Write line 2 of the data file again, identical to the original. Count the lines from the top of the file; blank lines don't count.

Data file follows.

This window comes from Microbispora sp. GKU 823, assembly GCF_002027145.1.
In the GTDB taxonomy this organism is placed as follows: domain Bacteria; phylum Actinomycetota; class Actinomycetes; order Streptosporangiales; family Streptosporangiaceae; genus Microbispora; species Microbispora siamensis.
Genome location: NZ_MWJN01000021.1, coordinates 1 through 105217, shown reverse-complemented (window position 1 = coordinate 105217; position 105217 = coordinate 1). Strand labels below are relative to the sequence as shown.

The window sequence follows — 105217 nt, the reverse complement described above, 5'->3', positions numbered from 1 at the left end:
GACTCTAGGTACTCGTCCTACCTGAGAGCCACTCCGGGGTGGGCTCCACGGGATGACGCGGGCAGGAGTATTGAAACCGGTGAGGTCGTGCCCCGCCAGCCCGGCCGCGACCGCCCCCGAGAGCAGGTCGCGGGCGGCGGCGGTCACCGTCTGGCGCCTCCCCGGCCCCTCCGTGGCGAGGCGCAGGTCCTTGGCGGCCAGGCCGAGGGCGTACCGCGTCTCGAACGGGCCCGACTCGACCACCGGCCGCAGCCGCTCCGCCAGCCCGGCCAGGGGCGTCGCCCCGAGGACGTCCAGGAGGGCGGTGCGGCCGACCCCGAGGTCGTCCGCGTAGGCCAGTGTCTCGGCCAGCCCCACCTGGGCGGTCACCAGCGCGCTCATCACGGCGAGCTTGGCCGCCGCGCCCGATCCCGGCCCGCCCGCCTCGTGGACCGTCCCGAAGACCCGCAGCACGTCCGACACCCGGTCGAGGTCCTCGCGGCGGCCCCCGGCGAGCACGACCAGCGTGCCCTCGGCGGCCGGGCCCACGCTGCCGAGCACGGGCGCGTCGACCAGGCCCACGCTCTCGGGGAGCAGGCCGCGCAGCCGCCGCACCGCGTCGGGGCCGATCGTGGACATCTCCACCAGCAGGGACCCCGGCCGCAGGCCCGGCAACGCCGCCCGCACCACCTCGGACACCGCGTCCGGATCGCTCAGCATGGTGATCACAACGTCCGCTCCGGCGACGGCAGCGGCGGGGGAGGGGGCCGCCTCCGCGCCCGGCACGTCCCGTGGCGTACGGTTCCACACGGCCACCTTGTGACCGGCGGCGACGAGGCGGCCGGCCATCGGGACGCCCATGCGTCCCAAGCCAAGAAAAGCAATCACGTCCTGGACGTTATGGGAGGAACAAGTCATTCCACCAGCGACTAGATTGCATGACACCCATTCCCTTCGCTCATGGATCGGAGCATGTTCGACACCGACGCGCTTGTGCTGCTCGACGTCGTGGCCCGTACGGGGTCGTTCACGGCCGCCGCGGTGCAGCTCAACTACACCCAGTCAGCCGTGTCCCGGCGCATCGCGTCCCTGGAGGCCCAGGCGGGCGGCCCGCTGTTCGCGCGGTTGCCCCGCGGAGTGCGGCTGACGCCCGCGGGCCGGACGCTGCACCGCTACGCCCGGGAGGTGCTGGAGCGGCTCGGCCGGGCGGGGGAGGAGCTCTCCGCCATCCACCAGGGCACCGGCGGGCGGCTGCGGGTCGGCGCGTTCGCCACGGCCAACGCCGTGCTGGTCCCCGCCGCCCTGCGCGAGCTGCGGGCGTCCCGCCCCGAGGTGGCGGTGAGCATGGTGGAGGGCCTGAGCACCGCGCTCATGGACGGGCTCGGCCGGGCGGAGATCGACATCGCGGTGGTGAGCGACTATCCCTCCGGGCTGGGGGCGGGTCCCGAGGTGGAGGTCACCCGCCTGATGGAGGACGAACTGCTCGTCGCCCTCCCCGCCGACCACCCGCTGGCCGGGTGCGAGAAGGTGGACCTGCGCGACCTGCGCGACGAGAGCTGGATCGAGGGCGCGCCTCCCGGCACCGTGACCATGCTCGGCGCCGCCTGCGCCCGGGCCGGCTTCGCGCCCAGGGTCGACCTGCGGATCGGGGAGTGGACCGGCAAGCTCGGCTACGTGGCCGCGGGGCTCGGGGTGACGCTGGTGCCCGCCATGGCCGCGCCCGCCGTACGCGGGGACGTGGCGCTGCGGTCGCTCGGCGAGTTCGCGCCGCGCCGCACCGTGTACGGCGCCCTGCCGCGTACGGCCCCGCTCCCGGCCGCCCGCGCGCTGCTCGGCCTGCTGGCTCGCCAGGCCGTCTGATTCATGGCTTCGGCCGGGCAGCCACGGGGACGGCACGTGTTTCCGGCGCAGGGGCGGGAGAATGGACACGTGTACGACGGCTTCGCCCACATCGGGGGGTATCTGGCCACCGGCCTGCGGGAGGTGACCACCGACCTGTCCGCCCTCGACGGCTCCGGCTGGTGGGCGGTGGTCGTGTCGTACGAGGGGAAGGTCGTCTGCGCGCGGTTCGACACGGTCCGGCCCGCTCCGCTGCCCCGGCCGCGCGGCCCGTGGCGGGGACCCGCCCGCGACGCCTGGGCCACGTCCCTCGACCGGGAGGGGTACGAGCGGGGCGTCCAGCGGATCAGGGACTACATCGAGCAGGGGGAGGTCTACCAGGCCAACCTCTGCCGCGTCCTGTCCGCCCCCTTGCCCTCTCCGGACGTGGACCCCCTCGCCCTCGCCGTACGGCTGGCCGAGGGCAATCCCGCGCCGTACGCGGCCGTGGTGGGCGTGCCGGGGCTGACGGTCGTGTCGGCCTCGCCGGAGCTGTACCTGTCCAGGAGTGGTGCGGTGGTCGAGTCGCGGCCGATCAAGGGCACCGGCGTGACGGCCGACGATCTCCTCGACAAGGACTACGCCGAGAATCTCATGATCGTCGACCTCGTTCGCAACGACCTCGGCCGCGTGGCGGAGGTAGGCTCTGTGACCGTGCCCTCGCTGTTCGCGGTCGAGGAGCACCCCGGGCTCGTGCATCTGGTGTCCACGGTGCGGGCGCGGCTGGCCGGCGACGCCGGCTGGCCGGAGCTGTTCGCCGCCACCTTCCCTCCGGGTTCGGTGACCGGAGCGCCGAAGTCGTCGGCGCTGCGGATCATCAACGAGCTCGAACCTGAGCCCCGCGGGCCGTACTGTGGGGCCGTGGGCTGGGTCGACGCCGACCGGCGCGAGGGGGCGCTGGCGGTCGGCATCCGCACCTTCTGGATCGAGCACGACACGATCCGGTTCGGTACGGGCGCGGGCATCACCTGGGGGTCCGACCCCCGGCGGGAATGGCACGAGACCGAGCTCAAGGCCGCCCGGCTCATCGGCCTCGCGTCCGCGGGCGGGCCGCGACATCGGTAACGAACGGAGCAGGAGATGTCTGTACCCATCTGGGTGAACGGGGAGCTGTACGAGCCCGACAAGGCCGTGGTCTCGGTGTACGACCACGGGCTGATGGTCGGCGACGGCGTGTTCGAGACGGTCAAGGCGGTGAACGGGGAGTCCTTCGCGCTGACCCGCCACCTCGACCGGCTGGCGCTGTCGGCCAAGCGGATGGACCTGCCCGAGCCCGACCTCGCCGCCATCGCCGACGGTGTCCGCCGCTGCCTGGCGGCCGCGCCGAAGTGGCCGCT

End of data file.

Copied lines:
In the GTDB taxonomy this organism is placed as follows: domain Bacteria; phylum Actinomycetota; class Actinomycetes; order Streptosporangiales; family Streptosporangiaceae; genus Microbispora; species Microbispora siamensis.